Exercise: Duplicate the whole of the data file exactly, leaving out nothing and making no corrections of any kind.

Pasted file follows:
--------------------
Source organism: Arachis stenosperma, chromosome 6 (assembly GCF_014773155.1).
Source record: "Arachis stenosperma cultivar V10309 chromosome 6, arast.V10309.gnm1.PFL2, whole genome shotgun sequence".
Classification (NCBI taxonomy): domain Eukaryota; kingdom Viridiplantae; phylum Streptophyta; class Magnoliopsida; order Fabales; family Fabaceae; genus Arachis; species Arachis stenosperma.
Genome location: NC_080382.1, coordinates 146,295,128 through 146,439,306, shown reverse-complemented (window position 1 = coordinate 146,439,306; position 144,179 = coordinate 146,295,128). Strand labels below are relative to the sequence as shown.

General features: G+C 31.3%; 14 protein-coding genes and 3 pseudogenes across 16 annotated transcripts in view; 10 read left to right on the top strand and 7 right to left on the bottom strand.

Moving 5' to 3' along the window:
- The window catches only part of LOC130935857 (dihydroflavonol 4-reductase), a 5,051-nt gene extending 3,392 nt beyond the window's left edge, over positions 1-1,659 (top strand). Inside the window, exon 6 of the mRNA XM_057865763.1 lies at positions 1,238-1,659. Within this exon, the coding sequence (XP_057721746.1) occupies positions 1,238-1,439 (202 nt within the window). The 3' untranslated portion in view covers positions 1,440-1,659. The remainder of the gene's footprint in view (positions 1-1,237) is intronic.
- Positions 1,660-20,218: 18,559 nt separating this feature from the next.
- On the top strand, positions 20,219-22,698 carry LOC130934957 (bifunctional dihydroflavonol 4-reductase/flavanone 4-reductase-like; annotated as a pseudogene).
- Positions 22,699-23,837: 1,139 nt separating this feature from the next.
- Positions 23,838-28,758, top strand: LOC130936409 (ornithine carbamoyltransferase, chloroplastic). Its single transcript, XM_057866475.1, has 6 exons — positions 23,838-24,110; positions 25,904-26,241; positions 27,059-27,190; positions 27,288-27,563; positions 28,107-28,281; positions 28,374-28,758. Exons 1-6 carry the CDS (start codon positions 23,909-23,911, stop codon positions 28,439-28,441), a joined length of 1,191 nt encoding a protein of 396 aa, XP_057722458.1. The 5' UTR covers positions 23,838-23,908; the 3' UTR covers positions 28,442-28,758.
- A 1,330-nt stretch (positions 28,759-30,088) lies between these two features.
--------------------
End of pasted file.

Source organism: Arachis stenosperma, chromosome 6 (assembly GCF_014773155.1).
Source record: "Arachis stenosperma cultivar V10309 chromosome 6, arast.V10309.gnm1.PFL2, whole genome shotgun sequence".
Classification (NCBI taxonomy): domain Eukaryota; kingdom Viridiplantae; phylum Streptophyta; class Magnoliopsida; order Fabales; family Fabaceae; genus Arachis; species Arachis stenosperma.
Genome location: NC_080382.1, coordinates 146,295,128 through 146,439,306, shown reverse-complemented (window position 1 = coordinate 146,439,306; position 144,179 = coordinate 146,295,128). Strand labels below are relative to the sequence as shown.

General features: G+C 31.3%; 14 protein-coding genes and 3 pseudogenes across 16 annotated transcripts in view; 10 read left to right on the top strand and 7 right to left on the bottom strand.

Moving 5' to 3' along the window:
- The window catches only part of LOC130935857 (dihydroflavonol 4-reductase), a 5,051-nt gene extending 3,392 nt beyond the window's left edge, over positions 1-1,659 (top strand). Inside the window, exon 6 of the mRNA XM_057865763.1 lies at positions 1,238-1,659. Within this exon, the coding sequence (XP_057721746.1) occupies positions 1,238-1,439 (202 nt within the window). The 3' untranslated portion in view covers positions 1,440-1,659. The remainder of the gene's footprint in view (positions 1-1,237) is intronic.
- Positions 1,660-20,218: 18,559 nt separating this feature from the next.
- On the top strand, positions 20,219-22,698 carry LOC130934957 (bifunctional dihydroflavonol 4-reductase/flavanone 4-reductase-like; annotated as a pseudogene).
- Positions 22,699-23,837: 1,139 nt separating this feature from the next.
- Positions 23,838-28,758, top strand: LOC130936409 (ornithine carbamoyltransferase, chloroplastic). Its single transcript, XM_057866475.1, has 6 exons — positions 23,838-24,110; positions 25,904-26,241; positions 27,059-27,190; positions 27,288-27,563; positions 28,107-28,281; positions 28,374-28,758. Exons 1-6 carry the CDS (start codon positions 23,909-23,911, stop codon positions 28,439-28,441), a joined length of 1,191 nt encoding a protein of 396 aa, XP_057722458.1. The 5' UTR covers positions 23,838-23,908; the 3' UTR covers positions 28,442-28,758.
- A 1,330-nt stretch (positions 28,759-30,088) lies between these two features.